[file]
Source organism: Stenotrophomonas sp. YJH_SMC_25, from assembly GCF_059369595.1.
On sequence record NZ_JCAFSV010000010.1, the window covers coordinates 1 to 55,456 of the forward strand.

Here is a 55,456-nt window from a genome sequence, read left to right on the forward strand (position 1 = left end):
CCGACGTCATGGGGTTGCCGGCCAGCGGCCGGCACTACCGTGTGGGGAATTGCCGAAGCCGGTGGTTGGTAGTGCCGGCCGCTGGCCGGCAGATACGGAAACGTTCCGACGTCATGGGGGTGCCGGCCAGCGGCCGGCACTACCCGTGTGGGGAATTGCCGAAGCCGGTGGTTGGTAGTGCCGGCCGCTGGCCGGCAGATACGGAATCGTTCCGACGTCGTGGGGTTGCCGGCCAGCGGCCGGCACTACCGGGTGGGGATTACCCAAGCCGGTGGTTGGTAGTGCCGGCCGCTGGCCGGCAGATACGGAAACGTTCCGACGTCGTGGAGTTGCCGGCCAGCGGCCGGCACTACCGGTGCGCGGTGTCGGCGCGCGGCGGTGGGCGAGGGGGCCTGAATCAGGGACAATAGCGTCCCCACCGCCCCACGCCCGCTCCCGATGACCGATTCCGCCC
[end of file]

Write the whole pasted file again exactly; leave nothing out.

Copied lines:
Source organism: Stenotrophomonas sp. YJH_SMC_25, from assembly GCF_059369595.1.
On sequence record NZ_JCAFSV010000010.1, the window covers coordinates 1 to 55,456 of the forward strand.

Here is a 55,456-nt window from a genome sequence, read left to right on the forward strand (position 1 = left end):
CCGACGTCATGGGGTTGCCGGCCAGCGGCCGGCACTACCGTGTGGGGAATTGCCGAAGCCGGTGGTTGGTAGTGCCGGCCGCTGGCCGGCAGATACGGAAACGTTCCGACGTCATGGGGGTGCCGGCCAGCGGCCGGCACTACCCGTGTGGGGAATTGCCGAAGCCGGTGGTTGGTAGTGCCGGCCGCTGGCCGGCAGATACGGAATCGTTCCGACGTCGTGGGGTTGCCGGCCAGCGGCCGGCACTACCGGGTGGGGATTACCCAAGCCGGTGGTTGGTAGTGCCGGCCGCTGGCCGGCAGATACGGAAACGTTCCGACGTCGTGGAGTTGCCGGCCAGCGGCCGGCACTACCGGTGCGCGGTGTCGGCGCGCGGCGGTGGGCGAGGGGGCCTGAATCAGGGACAATAGCGTCCCCACCGCCCCACGCCCGCTCCCGATGACCGATTCCGCCC